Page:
DeSantis signs 2022-23 state budget, slicing $3 billion in vetoes, while dissing President Biden

By: and - June 2, 2022 5:52 pm

Gov. Ron DeSantis, surrounded by top state legislative officials, signs Florida’s 2022-23 state budget at The Villages in Central Florida, June 2, 2022. From left to right, House Appropriations Chair Jay Trumbull; Senate Appropriations Chair Kelli Stargel; DeSantis; House Speaker Chris Sprowls and Senate President Wilton Simpson. Senate President-Designate Kathleen Passidomo and state Education Commissioner Manny Diaz, Jr. also were attendance. Credit: Screenshot, Florida Channel.

Gov. Ron DeSantis signed the 2022-23 state budget of $109.9 billion on Thursday, slashing $3.1 billion in line-item vetoes from the original document approved by the Legislature in the spring. The governor acknowledged some “pork” in the hefty budget, often labeled pork barrel projects, turkeys, or local budget items that bring home the bacon for communities and constituents, but hundreds of projects were yanked.

DeSantis also pandered to the audience located in The Villages in Central Florida, which has been a stomping ground for DeSantis as well as former president Donald Trump.

The event Thursday was in indoors and DeSantis was surrounded by top legislative officials and the state Education Commissioner, but the scope of the announcement was broader than a state budget.

DeSantis spent time bashing President Joe Biden about what’s going on in the national political and economic setting in Washington D.C.

The atmosphere in The Villages was more like a presidential campaign than a gubernatorial election in 2022.

DeSantis told the crowd, “We have to look at what we’re doing against the backdrop of what’s going on in Washington, D.C. and particularly there’s a fella by the name of Brandon that people talk about, that we have to contend with.”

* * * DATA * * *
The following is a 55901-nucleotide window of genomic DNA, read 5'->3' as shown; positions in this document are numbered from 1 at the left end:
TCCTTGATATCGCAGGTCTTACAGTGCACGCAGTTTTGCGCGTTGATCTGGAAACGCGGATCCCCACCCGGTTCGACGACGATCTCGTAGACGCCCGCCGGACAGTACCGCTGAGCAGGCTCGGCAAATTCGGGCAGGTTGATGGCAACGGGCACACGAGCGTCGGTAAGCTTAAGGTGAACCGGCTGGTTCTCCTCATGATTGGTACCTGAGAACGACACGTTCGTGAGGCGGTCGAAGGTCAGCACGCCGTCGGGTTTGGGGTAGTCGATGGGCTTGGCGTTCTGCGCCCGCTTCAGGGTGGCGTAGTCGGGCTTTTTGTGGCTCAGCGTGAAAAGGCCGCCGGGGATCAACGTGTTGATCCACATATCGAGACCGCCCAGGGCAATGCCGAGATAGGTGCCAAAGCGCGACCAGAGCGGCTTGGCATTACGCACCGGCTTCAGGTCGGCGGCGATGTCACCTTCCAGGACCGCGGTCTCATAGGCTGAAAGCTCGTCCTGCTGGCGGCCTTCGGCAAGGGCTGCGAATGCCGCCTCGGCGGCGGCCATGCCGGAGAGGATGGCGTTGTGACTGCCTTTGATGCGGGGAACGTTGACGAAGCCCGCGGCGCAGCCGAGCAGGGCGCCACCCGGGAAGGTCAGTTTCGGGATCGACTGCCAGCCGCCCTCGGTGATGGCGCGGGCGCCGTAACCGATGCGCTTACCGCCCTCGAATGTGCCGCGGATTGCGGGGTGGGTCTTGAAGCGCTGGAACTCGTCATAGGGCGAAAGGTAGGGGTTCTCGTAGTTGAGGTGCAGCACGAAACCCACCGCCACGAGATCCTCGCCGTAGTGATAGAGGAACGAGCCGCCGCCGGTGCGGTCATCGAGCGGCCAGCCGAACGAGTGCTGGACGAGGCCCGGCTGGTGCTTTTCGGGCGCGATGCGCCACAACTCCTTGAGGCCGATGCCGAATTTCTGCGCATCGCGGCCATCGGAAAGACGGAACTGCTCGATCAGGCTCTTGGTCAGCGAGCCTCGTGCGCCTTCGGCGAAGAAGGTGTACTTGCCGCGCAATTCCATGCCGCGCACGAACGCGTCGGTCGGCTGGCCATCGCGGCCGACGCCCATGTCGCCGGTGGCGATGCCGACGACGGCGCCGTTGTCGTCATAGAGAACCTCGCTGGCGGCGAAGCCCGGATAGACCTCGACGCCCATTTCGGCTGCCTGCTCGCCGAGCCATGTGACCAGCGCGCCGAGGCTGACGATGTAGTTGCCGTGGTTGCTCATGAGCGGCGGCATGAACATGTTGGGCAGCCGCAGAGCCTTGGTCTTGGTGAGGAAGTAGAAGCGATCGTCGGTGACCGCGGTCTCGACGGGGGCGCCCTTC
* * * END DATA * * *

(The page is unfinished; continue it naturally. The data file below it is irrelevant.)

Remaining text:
DeSantis was referring to a rallying cry of “Let’s Go Brandon,” which in conservative circles means “f—” Joe Biden.

The governor promoted the state budget in different areas including hefty increases for public education and teacher salaries. That said, the average teacher salary in Florida is still far below other states.

Before the vetoes, the Florida Legislature had compiled a $112.5 billion state budget for 2022-23. But DeSantis shaved some of that off considerably — with more than 400 local projects or other budget items cut, according to the veto document.

The veto list includes projects that are both local in nature but also can have statewide impacts, such as a $645 million new prison and $75 million for a University of South Florida – Environmental & Oceanographic Sciences Research & Teaching Facility. A $50 million project for road widening in Hernando County got tanked, as well as a $35 million sports training and youth tournament facility in Pasco County. Another $350 million for water quality improvements and Everglades Restoration was slashed.

Already, lawmakers whose projects were vetoed, are unhappy, at the very least.

Democratic State Rep. Allison Tant, who represents Leon County, in the state capital, said: